- For Wharton specifically, students should submit an AP math score (calculus or statistics). An AP Economics score would be impressive as well.
- The School of Nursing likes to see strong science prep, particularly in chemistry.
- Furthermore, students looking to get into the School of Nursing should take and submit scores for the Biology and Chemistry AP tests.
- For Penn Engineering, students should submit scores for the AP Calculus and AP physics tests.
(Update 1/23/2021: The College Board has officially ended the SAT Subject Tests. You can read more about this story here.)
How To Get Into The Ivy Leauge
Let’s take a look at all eight Ivy League schools and what it takes to get into each.
RELATED READING: Which Schools Require the SAT Subject Tests?
WATCH: Navigating the UPenn College Admissions Process
Supplemental Essays Are An Important
However, what truly sets an application apart is the two or more UPenn specific supplemental essays that a student must submit.
Expect UPenn to ask the following question:
The key to a successful essay is showcasing a student’s long-term goals and interests related to UPenn specifically. Students should name programs, professors, and/or work done by those professors. Prospective UPenn students should relate these things to their personal academic pursuits and social involvement.
Successful essays also highlight the interesting ways the student has combined their disparate areas of interest. Remember that Benjamin Franklin’s thoughts on “intersection of practical and traditional learning” are fundamental to UPenn’s identity.
How to Get an Edge When Applying To UPenn
Considering applying to UPenn?
Apply early decision if possible.
The number of students accepted through early decision is staggeringly high (~18%) compared to those who only applied through regular decision (~5%).
University of Pennsylvania Acceptance Rate
UPenn’s acceptance rate for 2020 was 7%. That figure combines those who applied through regular decision with those who were deferred from early decision. However, early decision may not be the best choice of action for students who need the fall semester of their senior year to improve test scores, GPA, or activities profile.
The class of 2023 had:
- 44961 total applicants of which 3446 were admitted
- 7109 students applied Early Decision, of which 1280 were admitted
- 37,852 students applied Regular Decision of which 2166 students were admitted from that regular decision pool as well as from deferred early decision applicants.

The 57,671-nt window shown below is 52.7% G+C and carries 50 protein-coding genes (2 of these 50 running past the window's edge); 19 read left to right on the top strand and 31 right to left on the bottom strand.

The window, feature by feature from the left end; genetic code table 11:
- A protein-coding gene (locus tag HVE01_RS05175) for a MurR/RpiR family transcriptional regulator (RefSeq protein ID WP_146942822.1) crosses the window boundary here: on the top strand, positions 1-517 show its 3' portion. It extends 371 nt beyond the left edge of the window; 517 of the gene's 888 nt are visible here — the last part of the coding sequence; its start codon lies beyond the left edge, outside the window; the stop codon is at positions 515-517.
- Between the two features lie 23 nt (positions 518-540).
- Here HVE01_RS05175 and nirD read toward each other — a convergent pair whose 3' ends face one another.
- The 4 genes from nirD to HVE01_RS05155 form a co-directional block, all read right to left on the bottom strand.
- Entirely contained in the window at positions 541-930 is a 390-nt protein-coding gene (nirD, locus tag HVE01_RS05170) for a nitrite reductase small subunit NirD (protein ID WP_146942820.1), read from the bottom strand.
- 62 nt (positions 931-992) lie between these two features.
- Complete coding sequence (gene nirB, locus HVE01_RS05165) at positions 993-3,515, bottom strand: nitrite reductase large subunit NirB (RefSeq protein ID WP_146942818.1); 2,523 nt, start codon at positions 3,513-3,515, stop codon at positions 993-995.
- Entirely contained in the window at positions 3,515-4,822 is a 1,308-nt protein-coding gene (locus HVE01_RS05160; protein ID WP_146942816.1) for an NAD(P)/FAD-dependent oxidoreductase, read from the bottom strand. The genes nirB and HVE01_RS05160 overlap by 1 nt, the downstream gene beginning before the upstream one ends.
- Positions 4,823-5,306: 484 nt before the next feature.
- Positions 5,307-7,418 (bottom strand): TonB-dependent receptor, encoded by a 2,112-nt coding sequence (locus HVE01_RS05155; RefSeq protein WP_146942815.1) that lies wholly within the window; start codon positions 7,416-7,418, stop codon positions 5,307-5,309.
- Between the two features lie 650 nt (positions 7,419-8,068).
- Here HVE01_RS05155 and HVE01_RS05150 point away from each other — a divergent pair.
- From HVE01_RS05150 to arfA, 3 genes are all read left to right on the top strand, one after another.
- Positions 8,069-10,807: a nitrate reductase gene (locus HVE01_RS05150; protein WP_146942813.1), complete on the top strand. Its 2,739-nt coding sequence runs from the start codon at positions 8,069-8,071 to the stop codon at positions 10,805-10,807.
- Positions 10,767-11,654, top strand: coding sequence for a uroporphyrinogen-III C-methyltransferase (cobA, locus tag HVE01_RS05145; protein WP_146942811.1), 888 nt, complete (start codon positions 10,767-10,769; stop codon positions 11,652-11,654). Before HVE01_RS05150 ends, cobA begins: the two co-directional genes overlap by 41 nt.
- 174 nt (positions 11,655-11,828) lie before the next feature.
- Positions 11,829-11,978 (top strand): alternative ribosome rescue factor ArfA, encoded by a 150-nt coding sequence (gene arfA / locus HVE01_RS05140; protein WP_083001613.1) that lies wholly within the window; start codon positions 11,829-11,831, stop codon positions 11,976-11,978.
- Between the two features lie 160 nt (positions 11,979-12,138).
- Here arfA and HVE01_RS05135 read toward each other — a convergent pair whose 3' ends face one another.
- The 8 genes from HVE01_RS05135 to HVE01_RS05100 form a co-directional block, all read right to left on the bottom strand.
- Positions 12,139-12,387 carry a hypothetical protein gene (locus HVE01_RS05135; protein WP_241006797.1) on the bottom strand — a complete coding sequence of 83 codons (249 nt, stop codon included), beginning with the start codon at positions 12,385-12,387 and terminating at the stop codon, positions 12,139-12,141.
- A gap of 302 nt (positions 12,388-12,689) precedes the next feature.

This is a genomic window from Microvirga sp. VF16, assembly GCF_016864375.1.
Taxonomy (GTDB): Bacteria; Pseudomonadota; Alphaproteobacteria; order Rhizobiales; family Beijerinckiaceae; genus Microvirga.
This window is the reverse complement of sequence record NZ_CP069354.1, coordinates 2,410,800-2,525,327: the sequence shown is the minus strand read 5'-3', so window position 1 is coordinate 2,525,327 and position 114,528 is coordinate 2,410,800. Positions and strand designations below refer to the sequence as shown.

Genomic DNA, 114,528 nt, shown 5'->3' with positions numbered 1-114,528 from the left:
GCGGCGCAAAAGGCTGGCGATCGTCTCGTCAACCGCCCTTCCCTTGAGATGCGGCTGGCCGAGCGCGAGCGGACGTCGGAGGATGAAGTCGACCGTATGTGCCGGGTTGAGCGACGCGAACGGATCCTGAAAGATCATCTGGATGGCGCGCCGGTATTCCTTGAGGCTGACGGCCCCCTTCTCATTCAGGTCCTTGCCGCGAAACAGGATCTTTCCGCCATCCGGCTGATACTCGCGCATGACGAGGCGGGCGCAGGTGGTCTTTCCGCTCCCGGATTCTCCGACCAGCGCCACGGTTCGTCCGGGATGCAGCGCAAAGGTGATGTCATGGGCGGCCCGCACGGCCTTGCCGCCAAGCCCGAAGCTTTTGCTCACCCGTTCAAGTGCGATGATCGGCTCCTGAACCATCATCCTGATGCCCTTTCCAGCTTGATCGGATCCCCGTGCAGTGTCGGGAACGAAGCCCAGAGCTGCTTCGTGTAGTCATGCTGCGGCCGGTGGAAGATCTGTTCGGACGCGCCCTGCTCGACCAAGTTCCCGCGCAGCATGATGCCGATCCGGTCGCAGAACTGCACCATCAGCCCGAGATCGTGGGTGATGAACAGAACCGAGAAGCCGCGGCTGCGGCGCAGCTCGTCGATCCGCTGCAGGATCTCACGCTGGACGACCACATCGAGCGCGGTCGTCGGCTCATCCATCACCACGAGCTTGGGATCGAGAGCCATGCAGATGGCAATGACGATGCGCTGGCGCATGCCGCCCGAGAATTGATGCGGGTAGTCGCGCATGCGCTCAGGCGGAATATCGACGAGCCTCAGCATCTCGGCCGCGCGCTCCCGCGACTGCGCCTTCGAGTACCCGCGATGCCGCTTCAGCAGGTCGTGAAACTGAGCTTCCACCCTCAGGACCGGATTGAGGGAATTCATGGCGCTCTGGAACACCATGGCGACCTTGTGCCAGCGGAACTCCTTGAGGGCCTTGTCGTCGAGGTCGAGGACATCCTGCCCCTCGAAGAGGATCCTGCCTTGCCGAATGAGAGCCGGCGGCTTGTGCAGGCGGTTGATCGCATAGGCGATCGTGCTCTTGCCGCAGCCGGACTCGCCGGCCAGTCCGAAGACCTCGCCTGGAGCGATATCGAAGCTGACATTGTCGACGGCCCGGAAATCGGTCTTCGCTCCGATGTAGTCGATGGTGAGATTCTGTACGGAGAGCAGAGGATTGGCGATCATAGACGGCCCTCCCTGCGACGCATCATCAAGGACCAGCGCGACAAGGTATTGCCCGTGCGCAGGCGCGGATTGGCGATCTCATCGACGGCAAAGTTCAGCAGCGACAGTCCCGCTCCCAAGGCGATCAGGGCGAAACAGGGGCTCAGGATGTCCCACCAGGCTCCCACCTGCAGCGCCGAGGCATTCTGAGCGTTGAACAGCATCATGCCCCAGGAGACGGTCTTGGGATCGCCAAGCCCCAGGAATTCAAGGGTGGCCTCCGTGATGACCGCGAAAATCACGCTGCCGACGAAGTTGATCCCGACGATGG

Which UPenn School Has the Highest Acceptance Rate?
Another edge in admissions is to apply to one of the schools within UPenn with a higher acceptance rate with the intent to transfer into one of the more challenging schools. For example, Nursing School or School of Arts and Sciences have a higher acceptance rate than UPenn’s Engineering and Wharton schools.
Transferring within schools is possible but should be done with care.
While all the different undergraduate schools are competitive, some are more so than others. Wharton (9% acceptance rate) is the most competitive school, while the School of Nursing (25% acceptance rate) is the least competitive of the four. Also, Students in UPenn Nursing School skew female. So males applying would have much-improved odds.
So long as a student keeps their application competitive and targeted to the school they apply to, he or she has a better chance of being accepted by applying to a less competitive program and transferring later. After all, over half of the students who indicate an intended major when they apply end up majoring in a different subject once they are studying at Penn.
Get Expert Admissions Guidance
The University of Pennsylvania is a titan of educational prestige. Applicants need to be ready for a challenge when they apply.
If you feel that Penn is right for you, and you can see yourself thriving in a campus in the city with a practical and professional bent, then use our admissions tips to gain an ethical edge in the process. Remember a near-perfect GPA and very strong test scores are a prerequisite for most of these schools.
And remember, what you do beyond achieving perfect scores, such as in your essay and extracurriculars, can really set you apart.
We hope to see you around Locust Walk—good luck!
UPenn History & Trivia
- University of Pennsylvania
- 10 Fun Facts About UPenn
- A look at Penn football’s most iconic traditions over the years
What kind of student gets accepted to UPenn?
- UPenn Student FAQs
- Penn Center for MSIs Launches Unprecedented Program to Increase Hispanic Faculty in the Humanities
- UPenn Diversity Timeline 1990s
- What Penn Looks For
How to get an edge and get into UPenn
What is UPenn like